Under occupancy of Social Housing
Stop council houses that can home families of 4 or 5 people being occupied by single people or couples. They don't own the houses and other families have a greater need.
Judith McAlister Mack commented
I strongly disagree. People's council houses are their homes.
Tenants often put a lot of work into decorating and improving them - and remember under a lot of councils tenants are themselves responsible for the interior decoration of the houses. That is not a small thing to people on a low wage. Tenants also have responsibity for cultivating their gardens. Sometimes they find they have to lay paths and erect and maintaining a shed. We have lost sight of the old ideas of the welfare state established at the end of the Second World War when people spoke of creating 'a land fit for heroes' and when there was, I believe, a widespread belief that people who could not afford to buy should have a good home at an affordable rent.
The present problem has arisen because so many council houses were sold off under Mrs Thatcher, many of them family sized ones. People cannot be blamed for buying, and it was good to see people 'getting on in life', but it certainly was a blow to continuing tenants who, if they were in a bad area of an estate (or 'scheme' as it is called in Scotland) had less chance of being moved to a house in a better area. To make it worse councils stopped building houses. Now we see the government making another attack on tenants, by creating a situation where they are likely to be forced into a move if members of their family leave home or die.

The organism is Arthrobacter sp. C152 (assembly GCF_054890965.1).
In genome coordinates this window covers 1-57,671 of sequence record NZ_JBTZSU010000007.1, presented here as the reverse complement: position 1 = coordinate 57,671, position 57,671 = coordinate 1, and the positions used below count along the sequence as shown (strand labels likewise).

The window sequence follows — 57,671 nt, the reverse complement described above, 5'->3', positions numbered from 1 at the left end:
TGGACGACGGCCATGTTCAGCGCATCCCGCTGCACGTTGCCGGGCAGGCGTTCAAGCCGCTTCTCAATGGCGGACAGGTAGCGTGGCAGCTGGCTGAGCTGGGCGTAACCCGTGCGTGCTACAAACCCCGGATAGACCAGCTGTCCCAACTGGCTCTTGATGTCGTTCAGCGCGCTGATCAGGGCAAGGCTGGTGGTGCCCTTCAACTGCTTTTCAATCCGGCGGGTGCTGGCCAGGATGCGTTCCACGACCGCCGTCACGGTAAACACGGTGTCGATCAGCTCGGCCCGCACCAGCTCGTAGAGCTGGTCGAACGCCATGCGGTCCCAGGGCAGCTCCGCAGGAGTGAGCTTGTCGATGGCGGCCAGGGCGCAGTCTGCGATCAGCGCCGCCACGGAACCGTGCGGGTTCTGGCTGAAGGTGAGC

Where are poorer people going to find the money to move, and to buy furnishings that fit the new property, and to pay a gas fitter or an electrician for essential work on installing their cooker? Mrs Thatcher put a stop to one-off special social security payments for people on benefits or on a low income who were either forced or had a good reason to move house.
Of course, it doesn't matter at all that they may have decorated their old home to their taste and that they would have to redecorate the new house if their furniture and soft furnishings were to look good in it. They are people who haven't competed well economically and so their tastes and feelings are to be disregarded.
What about the newly bereaved who are told by an official from their council that they must put aside their grief because they must move soon to a smaller property?
What about workers whose fear of losing their job (and that can happen to anyone at present) is compounded because they know that the housing benefit they will receive will not cover their rent?
And where are councils going to find all those one bedroomed houses for couples and single people? At least where I live, most council properties are two bedroomed. A retired council official told me he wonders if it is an attempt by central government to pass housing costs on to the councils.
Believe me, I do sympathise with people who need a larger house, but the answer is to build more council houses, not push existing tenants out of their homes.